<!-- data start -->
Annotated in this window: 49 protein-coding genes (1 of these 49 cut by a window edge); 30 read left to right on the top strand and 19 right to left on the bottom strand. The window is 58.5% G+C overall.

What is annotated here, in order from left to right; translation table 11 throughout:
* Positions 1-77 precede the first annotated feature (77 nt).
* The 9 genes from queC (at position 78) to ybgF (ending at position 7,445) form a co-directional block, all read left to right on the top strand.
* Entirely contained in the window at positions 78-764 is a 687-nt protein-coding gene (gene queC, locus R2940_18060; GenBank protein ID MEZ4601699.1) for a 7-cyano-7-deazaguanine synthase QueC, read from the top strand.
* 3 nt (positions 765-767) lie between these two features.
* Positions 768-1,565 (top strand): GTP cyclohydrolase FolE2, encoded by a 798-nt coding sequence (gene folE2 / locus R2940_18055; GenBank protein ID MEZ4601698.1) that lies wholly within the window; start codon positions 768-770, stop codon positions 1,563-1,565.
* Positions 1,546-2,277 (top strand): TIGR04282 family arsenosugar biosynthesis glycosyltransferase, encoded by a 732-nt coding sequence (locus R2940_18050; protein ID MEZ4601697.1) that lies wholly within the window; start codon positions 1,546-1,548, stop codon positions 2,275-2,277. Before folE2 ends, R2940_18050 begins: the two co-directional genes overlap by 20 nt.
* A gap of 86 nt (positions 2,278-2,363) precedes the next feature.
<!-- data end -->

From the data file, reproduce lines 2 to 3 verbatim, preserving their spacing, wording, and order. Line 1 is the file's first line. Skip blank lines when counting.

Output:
What is annotated here, in order from left to right; translation table 11 throughout:
* Positions 1-77 precede the first annotated feature (77 nt).